I’m going to admit something very anti-anti-wedding right now: I thought about my own wedding before I was engaged. I thought about my own wedding before I met my fiance. I thought about my wedding despite that I didn’t really want one. I thought about my own wedding before I was even interested in boys. Yes, underneath my stone-cold anti-wedding-establishment bitch of a veneer, weaving its way through my blood and guts is the fact that I grew up a female in America.

Girls in America are programmed to think about their future weddings, regardless of whether they’re dreaming of small city hall shindigs, exotic elopements or the unicorn-barf-covered galas that make the rest of us want to human vomit. I’ll even go so far as to hypothesize that not thinking about your wedding as an American females is like not thinking about your next meal as my 22-pound cat.



And so when I read stories about single ladies starting wedding-centric Pinterest boards or reading wedding blogs (hey, girl) or sketching out possible dress ideas (DON’T ACT LIKE YOU HAVEN’T DONE THAT), it’s like, “And, so what?”

It’s OK to daydream about silly stuff. (I sometimes dream opening a smoothie truck called Associated Smoothie Solutions.) What’s not OK, though, is to obsess about things. (For instance, I’m not ignoring everything else in my life to think about my future A.S.S. truck.)

So, when I came across a New York Times article called Married to the Plan. Still Looking for a Possible GroomI was a bit grossed out.

While it’s no surprise to realize the majority of American females have thought about their weddings—although not necessarily the meaning of marriage—at some point during their single existences, I was alarmed to learn there are a few single ladies out there actively planning their weddings. And let me be perfectly clear: day-dreaming about tentative plans regarding what you might want is fine; calling wedding planners and paying money for anything before you even have someone to marry is called OCD.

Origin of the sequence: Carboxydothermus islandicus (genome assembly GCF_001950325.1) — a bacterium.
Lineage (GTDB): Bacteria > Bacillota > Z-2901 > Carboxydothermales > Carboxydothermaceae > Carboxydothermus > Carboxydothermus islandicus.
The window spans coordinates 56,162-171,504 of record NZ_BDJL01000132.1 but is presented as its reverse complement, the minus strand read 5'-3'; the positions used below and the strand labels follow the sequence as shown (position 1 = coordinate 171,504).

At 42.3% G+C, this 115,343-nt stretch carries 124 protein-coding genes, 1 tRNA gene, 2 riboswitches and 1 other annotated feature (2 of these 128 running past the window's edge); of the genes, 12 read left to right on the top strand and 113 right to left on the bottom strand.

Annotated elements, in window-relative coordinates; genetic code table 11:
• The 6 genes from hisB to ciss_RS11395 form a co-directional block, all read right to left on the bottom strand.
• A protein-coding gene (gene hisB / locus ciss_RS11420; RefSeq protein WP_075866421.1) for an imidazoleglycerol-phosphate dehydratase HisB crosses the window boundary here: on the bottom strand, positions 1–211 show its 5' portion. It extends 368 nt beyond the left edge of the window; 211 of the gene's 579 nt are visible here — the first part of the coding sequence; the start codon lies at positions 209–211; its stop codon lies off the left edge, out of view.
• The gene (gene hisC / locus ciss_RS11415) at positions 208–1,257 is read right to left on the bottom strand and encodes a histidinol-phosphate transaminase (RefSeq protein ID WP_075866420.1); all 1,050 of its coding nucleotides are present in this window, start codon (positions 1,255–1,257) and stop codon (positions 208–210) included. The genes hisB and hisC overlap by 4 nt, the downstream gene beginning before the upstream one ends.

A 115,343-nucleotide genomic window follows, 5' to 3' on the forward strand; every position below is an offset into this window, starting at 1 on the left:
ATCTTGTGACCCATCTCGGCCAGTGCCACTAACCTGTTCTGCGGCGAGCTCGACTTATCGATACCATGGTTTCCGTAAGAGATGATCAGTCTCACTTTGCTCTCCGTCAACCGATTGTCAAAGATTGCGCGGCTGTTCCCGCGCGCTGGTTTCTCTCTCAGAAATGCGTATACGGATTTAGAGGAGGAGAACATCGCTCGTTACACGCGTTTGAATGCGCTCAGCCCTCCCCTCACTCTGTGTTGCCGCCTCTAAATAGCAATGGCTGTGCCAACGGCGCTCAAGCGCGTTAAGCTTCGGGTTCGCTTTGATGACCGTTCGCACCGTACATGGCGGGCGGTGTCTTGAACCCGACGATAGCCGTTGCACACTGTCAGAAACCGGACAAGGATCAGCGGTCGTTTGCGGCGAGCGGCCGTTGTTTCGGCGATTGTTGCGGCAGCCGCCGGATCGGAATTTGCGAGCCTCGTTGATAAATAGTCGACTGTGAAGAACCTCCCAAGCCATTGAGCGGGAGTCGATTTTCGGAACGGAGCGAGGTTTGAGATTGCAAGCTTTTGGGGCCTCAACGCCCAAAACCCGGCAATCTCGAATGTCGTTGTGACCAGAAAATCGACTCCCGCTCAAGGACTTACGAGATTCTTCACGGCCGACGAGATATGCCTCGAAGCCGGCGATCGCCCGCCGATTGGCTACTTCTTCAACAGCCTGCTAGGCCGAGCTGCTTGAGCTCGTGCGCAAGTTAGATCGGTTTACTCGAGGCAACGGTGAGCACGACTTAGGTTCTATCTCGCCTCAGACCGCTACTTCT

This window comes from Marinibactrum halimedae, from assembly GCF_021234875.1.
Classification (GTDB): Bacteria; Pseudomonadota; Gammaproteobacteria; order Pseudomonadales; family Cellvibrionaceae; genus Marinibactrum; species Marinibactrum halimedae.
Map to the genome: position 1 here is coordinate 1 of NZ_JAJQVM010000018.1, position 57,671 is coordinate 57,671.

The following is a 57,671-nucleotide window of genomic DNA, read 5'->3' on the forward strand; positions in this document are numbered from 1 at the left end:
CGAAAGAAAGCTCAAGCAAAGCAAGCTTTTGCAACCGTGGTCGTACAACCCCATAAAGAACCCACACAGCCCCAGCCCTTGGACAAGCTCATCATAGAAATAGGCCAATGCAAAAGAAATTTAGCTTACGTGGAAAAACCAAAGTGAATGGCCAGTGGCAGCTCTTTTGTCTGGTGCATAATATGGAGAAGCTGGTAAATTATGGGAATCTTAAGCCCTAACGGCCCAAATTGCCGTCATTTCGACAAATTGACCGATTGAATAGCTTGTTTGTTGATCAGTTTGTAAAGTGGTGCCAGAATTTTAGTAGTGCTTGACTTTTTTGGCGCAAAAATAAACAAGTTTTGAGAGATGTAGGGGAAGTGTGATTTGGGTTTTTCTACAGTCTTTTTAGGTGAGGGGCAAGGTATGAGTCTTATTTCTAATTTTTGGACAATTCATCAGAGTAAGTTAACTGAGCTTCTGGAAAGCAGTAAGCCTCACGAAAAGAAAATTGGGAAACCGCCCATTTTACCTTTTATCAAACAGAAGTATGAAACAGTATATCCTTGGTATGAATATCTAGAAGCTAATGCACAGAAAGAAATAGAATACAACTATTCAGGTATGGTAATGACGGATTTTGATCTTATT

Trust me. It takes one to know one. And sure, maybe my mental problems are more classic (I fear germs mostly), the medical industry doesn’t sit there and enable me. In fact, the literature I’ve received from medical industry professionals suggests you need exposure to dirt and germs to build up your immune system.

So, why does the wedding industry think it’s OK to toy with the mental issues of wedding-obsessed non-brides? Check this out, from the aforementioned New York Times article:

By being obsessed with your fantasy wedding, it gives you hope that you are going to find your dream guy,” said Tatiana Byron, the owner of the Wedding Salon, a company that runs wedding trade shows.

And now I’m embarrassed to be a girl. First of all “dream guy?” That phrase was lifted straight out of a Saved by the Bell episode, amirite? Second of all, I think it’s no coincidence that some idiotic statement like that comes from someone firmly implanted in the sphicter of the American wedding industry.

Between its lines, this article explains all that is bad with the current iteration of the American wedding industry. Instead of discouraging women from concentrating on THINGS THAT MATTER (like, finding an actual healthy relationship instead of fantasizing about one that doesn’t exist?), the industry seems to be courting these ladies and their OCD tendencies. In one instance in the article, one of the ladies even found a wedding planner who agreed to meet with her. WTF is that?! Don’t enable this woman!

Like, that’s a significant problem. That’d be like a doctor telling me to, “Yes, build a gigantic plastic bubble and never come out of it. You’ll be fine. This is a totally rational thing for you to do.”

Gah. Am I overreacting here or is the wedding industry seriously that gross?